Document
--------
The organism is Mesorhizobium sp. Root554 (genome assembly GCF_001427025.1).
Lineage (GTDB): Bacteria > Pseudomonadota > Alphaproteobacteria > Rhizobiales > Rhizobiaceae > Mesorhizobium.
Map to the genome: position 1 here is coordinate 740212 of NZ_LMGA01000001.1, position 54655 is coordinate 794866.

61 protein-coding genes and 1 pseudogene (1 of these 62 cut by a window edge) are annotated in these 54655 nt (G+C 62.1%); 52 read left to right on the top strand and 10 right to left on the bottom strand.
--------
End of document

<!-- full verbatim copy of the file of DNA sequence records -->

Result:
The organism is Mesorhizobium sp. Root554 (genome assembly GCF_001427025.1).
Lineage (GTDB): Bacteria > Pseudomonadota > Alphaproteobacteria > Rhizobiales > Rhizobiaceae > Mesorhizobium.
Map to the genome: position 1 here is coordinate 740212 of NZ_LMGA01000001.1, position 54655 is coordinate 794866.

61 protein-coding genes and 1 pseudogene (1 of these 62 cut by a window edge) are annotated in these 54655 nt (G+C 62.1%); 52 read left to right on the top strand and 10 right to left on the bottom strand.